Big Thicket Coconut Cake
This cake is similar to one that Margaret McLean Ayres served during her 60 years as hostess of the old Bragg Hotel in the Big Thicket country of southeast Texas.
Not all cakes can be cut down in size successfully, but we’ve halved the recipe with excellent results.
2 1/2 cups cake flour, sifted
2 teaspoons baking powder
1/4 teaspon salt
2 cups sugar
1 cup unsalted butter, at room temperature
1 cup coconut milk (see tchnique tip, page 521)
5 egg whites
1 teaspoon vanilla
2 egg whites
1 1/2 cups sugar
1 cups mik or any remaining coconut milk topped off with
3 cups shredded coconut
1 teaspoon vanilla
Preheat the oven to 375 degrees F,
Grease and flour four 8- or 9-inch round cake pans. Add waxed paper or
parchment cut in circles to fit the pans, and grease and flour the paper.
Sift together the flour, bakihng powder, and salt in a small bowl, and set
the bowl aside. In a mixing bowl ceam together the sugar and butter. Add the sifted dry ingredients in batches, alternating with the coconut milk, and
then beat with a mixer.
Beat the egg whites in another bowl, preferably copper, until they are very
foamy. Gently fold them with the vanilla into the batter by hand.
Divide the battter equally among the four prepared pans. Bake the layers for
20 to 23 minutes, or until a toothpick inserted in the center comes out
Allow the layers to stand in their pans for about 5 minutes. Then run a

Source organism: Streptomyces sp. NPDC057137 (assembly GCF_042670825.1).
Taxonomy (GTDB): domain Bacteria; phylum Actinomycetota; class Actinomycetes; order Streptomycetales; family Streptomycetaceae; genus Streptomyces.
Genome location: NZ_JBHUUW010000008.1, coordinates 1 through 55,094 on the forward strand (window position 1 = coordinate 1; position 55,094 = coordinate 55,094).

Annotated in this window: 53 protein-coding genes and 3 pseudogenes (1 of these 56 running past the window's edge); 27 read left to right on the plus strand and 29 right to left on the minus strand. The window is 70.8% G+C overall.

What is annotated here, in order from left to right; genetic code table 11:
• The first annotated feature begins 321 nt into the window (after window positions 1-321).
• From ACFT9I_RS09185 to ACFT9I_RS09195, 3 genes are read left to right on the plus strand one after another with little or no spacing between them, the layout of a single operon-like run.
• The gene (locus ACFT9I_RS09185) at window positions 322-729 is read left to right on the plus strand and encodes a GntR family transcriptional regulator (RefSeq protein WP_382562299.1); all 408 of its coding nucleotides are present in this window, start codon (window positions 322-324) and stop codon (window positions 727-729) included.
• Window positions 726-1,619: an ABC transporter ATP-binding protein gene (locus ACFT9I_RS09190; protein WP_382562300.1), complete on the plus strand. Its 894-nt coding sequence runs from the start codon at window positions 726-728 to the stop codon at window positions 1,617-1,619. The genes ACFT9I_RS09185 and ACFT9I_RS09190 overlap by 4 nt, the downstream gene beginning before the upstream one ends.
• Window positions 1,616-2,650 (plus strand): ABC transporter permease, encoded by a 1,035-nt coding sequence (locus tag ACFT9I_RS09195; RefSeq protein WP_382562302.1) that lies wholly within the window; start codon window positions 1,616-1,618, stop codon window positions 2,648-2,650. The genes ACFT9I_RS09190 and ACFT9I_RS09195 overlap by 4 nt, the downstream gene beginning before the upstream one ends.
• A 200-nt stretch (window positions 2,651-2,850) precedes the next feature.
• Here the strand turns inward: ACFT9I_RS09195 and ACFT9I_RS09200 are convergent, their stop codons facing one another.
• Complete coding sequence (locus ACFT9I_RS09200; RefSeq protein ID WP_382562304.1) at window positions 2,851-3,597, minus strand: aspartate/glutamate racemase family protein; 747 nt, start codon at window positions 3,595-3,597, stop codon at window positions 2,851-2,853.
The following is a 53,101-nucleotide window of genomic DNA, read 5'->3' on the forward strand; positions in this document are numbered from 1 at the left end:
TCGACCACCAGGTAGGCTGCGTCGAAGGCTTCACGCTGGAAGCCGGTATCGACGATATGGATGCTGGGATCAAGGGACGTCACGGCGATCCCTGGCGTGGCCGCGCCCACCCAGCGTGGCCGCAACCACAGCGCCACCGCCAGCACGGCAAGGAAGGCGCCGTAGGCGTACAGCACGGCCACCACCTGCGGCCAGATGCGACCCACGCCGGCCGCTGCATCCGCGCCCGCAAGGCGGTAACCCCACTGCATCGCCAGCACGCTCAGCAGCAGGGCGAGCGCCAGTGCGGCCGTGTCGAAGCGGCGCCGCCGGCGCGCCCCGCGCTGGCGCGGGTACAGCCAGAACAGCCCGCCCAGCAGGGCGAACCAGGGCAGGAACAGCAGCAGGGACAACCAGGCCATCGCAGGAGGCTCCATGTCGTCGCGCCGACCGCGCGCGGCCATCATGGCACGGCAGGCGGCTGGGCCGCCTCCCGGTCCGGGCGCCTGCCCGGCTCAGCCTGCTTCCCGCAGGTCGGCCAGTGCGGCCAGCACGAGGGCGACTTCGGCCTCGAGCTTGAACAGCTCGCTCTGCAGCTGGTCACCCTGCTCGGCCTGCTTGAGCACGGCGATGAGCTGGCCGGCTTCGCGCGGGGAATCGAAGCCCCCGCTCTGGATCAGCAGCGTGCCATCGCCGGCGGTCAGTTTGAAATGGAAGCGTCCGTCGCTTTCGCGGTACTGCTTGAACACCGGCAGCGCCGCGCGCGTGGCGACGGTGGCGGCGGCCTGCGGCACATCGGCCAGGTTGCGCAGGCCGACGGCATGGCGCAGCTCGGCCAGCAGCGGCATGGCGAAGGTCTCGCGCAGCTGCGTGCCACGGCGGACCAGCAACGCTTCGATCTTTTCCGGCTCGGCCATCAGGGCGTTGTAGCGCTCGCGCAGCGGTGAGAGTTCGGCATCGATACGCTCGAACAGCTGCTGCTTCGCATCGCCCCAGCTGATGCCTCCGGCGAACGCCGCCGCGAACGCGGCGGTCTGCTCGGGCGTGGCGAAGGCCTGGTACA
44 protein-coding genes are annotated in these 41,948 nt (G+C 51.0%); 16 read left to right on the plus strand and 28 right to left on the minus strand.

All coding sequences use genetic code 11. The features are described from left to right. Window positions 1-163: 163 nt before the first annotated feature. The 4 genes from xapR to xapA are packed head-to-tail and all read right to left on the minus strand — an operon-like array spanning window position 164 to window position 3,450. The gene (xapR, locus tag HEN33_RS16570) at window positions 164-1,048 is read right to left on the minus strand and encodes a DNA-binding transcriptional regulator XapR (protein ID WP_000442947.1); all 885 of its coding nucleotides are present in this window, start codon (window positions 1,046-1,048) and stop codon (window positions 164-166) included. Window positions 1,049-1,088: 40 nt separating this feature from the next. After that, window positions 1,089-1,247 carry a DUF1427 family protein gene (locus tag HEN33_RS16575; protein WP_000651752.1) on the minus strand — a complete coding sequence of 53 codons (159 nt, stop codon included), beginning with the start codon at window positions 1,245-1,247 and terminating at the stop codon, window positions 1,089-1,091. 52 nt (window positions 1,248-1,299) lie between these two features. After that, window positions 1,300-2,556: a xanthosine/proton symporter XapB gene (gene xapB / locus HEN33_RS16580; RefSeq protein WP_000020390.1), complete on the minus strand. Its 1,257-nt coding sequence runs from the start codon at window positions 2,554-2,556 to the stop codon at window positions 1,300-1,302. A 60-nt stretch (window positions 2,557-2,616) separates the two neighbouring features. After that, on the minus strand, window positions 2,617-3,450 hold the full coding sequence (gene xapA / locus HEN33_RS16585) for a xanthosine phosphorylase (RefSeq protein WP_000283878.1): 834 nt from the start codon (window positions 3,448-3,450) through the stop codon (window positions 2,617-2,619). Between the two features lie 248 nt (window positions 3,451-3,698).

knife around their edges, invert them, and remove them from the pans. Finish
cooling the layers on cake racks. With a fork or small skewer, poke a few
holes in the top of each one.
Make the glaze: In a heavy, high sided saucepan, combine the egg whites and sugar. Place the pan over medium heat, and add the milk, stirring frequently to prevent sticking. Bring the mixture to a boil. Keep a close watch during this process and reduce the heat a bit if the mixture threatens to spill
over the sides of the pan. Sprinkle in all but 1/3 cup of the coconut and
allow the mixture to boil about 5 minutes more, or until the glaze thickens
just a bit. The glaze will be thinner than most cake frostings. Remove from
the heat, and add the vanilla.
To assemble the cake, place one layer on decorative serving plate. Spoon
about one-fourth of the glaze over the top of the cake layer. Repeat with
the remaining layers and glaze, sprinkling the remaining 1/2 cup of coconut
over the cake’s top.
The cake is best made a few hours ahead so that the glaze can ooze thrugh
the layers. Because it is so moist, the cake keeps , coverd for several
Technique Tip: In the oldest Texas cookbooks, coconut dessert recipes called for grated coconut and coconut milk made from the fresh fruit. References to coconut milk disappeared quickly, however, probably because of the effort required to prepare it. Water, milk, or a combination of the two became the easy substitute. Now you can get canned coconut milk-not to be confused with cream of coconut-and it’s worth seeking out. Look for it in Asian food markets or regular supermarkets in areas with Asian communities.
Makes a four-layer cake serving 10-23
Texas Home Cooking Pages 520-521